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14 Am. Indian L. Rev. 269 (1988-1989)
Civil Liberties Guarantees under Tribal Law: A Survey of Civil Rights Provisions in Tribal Constitutions

handle is hein.journals/aind14 and id is 275 raw text is: CIVIL LIBERTIES GUARANTEES UNDER TRIBAL LAW:
A SURVEY OF CIVIL RIGHTS PROVISIONS
IN TRIBAL CONSTITUTIONS
Elmer R. Rusco*
Native American societies have a unique legal position in the
American polity because they still retain the right to govern them-
selves according to cultural standards which are not those of the
general society.' Consequently, the Constitution does not automati-
cally restrain tribal governments. One important area in which
this is the case concerns protections for individual liberties against
tribal governments.
In 1968, Congress enacted the Indian Civil Rights Act (ICRA).2
This law applied most of the Bill of Rights, in a slightly modified
form, to tribal governments; it also stated that the writ of habeas
corpus was available to persons alleging violations of the ICRA
by tribal governments. In 1978 the United States Supreme Court,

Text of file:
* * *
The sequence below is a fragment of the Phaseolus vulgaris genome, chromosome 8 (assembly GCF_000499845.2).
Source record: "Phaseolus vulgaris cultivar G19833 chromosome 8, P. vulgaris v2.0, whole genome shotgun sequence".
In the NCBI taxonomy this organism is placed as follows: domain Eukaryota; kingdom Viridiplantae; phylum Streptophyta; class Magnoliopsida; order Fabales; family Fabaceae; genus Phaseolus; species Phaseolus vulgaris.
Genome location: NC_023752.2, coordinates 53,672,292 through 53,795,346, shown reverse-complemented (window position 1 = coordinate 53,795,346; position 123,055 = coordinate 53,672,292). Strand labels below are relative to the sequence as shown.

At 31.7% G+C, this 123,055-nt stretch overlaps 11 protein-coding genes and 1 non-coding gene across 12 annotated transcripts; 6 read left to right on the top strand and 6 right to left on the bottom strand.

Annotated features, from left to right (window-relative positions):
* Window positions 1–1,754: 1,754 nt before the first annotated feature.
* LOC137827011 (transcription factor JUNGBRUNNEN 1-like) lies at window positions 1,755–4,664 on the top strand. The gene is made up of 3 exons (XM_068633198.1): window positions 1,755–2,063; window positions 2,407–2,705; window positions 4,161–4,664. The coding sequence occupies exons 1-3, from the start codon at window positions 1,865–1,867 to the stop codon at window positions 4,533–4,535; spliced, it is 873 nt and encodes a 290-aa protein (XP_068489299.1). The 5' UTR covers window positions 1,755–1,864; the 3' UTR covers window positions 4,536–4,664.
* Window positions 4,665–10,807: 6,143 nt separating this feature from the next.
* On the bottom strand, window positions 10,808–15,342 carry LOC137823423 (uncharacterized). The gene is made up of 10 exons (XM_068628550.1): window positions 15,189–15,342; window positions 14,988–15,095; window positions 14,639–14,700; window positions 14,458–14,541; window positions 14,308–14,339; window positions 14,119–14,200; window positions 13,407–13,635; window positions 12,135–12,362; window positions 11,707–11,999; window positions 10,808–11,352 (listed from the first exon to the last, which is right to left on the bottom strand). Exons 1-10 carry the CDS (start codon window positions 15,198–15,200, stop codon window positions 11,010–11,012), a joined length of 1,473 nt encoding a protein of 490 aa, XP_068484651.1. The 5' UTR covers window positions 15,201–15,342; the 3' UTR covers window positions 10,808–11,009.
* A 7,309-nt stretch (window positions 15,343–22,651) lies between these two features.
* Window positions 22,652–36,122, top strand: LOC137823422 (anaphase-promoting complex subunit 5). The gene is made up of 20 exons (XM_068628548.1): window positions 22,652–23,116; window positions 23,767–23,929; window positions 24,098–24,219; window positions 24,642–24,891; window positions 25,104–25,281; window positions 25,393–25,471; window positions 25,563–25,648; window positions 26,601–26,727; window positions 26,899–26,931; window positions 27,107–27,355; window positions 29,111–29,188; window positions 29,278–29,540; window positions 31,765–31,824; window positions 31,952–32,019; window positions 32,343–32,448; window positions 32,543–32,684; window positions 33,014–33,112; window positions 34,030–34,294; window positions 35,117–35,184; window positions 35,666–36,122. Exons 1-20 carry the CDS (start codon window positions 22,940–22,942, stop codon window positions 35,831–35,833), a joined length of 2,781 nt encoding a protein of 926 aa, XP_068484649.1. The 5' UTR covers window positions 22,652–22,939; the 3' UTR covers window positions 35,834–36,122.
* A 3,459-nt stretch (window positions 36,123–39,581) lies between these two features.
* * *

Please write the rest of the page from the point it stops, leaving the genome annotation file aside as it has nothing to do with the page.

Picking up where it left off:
in Santa Clara Pueblo v. Martinez, upheld the ICRA and inter-
preted its meaning.' The Court ruled that the ICRA had not repealed
the immunity of suit against tribal governments; moreover, that
Congress had intended to allow only habeas corpus as a means
of enforcing the Act. This conclusion was reached because the
Court believed that creation of a federal cause of action for the
enforcement of rights created by the Act plainly would be at
odds with the congressional goal of protecting tribal self-
government.4
The chief effect of the holding in Martinez, absent Congressional
modification of the ICRA, is that the Indian Civil Rights Act
is primarily enforceable in tribal courts. Tribal forums are
* Professor Emeritus, Department of Political Science, University of Nevada-Reno.
Due to the inability of the law review staff to obtain certain materials cited in this
article, we have relied on the author's own research and expertise to verify those
materials.-Ed.
I. F. COHEN, HANDBOOK OF FEDERAL INDL&N LAW, 202-04, 660-72 (1982 ed.)
[hereinafter F. COHEN]; M. PRICE, LAW AND THE AmucAN INDU,, 730-78 (1973); GarcHEs
& WILKIsON, CASES AND MATERIALS ON FEDERAL INDIAN LAW, 255-63 (1st ed. 1979)
[hereinafter GETCHES & WILKINSON]. Ernest Schusky has called this legal status the right
to be different. E. Scrusicy, THE RGHT TO BE INDLAN (1970).
2. Indian Civil Rights Act of 1968, Pub. L. No. 90-284 (codified at 25 U.S.C. §§
1302-1303 (1968).
3. Santa Clara Pueblo v. Martinez, 98 S. Ct. 1670, 436 U.S. 49, 56 L. Ed.2d 106
(1978).
4. Id. at 64.

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